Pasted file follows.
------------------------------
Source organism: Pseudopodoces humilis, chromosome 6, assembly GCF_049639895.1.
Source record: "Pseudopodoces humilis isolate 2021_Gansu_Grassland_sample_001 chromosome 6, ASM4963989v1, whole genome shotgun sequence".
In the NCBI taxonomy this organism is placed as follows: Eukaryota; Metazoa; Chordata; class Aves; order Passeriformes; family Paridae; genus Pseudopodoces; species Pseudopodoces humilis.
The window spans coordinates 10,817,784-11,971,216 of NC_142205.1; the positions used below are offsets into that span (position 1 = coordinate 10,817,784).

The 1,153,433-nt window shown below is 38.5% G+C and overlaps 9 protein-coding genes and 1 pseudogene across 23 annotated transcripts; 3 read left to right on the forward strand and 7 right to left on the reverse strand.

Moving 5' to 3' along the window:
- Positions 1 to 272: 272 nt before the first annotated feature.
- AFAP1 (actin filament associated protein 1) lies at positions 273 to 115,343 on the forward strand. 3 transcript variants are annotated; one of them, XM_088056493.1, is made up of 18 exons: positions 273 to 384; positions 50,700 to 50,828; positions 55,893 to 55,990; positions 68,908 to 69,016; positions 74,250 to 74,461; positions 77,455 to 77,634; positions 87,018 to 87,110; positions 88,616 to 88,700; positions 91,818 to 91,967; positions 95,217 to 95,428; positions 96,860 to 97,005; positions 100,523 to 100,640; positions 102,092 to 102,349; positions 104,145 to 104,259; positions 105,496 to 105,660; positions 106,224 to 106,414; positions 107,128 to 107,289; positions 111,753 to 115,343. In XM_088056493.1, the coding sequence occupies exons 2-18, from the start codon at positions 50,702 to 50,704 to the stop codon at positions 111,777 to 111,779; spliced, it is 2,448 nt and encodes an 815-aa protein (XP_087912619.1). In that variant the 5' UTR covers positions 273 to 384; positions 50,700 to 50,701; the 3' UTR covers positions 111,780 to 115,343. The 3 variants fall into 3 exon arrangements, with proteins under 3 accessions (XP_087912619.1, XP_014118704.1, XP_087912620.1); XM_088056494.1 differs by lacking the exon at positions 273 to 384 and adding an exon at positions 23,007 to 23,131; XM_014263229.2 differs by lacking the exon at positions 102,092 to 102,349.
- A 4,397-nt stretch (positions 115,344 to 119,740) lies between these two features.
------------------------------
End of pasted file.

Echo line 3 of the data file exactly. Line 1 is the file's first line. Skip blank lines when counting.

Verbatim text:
In the NCBI taxonomy this organism is placed as follows: Eukaryota; Metazoa; Chordata; class Aves; order Passeriformes; family Paridae; genus Pseudopodoces; species Pseudopodoces humilis.